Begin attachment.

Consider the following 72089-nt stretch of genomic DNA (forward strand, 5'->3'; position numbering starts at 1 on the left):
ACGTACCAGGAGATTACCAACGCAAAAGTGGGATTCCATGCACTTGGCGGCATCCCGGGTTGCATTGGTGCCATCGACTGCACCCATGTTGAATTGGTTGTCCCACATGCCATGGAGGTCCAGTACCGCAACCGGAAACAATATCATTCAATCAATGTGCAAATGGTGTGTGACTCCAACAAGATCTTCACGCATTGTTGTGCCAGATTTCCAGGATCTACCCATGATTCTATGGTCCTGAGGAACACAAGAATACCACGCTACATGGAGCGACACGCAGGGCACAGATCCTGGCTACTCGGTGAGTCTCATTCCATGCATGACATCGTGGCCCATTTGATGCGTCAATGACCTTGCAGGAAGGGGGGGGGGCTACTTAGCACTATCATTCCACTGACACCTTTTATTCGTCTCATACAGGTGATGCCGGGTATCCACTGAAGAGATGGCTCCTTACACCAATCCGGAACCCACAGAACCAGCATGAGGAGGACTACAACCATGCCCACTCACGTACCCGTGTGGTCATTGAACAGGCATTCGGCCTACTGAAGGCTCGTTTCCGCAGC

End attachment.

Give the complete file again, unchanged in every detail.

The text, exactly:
Consider the following 72089-nt stretch of genomic DNA (forward strand, 5'->3'; position numbering starts at 1 on the left):
ACGTACCAGGAGATTACCAACGCAAAAGTGGGATTCCATGCACTTGGCGGCATCCCGGGTTGCATTGGTGCCATCGACTGCACCCATGTTGAATTGGTTGTCCCACATGCCATGGAGGTCCAGTACCGCAACCGGAAACAATATCATTCAATCAATGTGCAAATGGTGTGTGACTCCAACAAGATCTTCACGCATTGTTGTGCCAGATTTCCAGGATCTACCCATGATTCTATGGTCCTGAGGAACACAAGAATACCACGCTACATGGAGCGACACGCAGGGCACAGATCCTGGCTACTCGGTGAGTCTCATTCCATGCATGACATCGTGGCCCATTTGATGCGTCAATGACCTTGCAGGAAGGGGGGGGGGCTACTTAGCACTATCATTCCACTGACACCTTTTATTCGTCTCATACAGGTGATGCCGGGTATCCACTGAAGAGATGGCTCCTTACACCAATCCGGAACCCACAGAACCAGCATGAGGAGGACTACAACCATGCCCACTCACGTACCCGTGTGGTCATTGAACAGGCATTCGGCCTACTGAAGGCTCGTTTCCGCAGC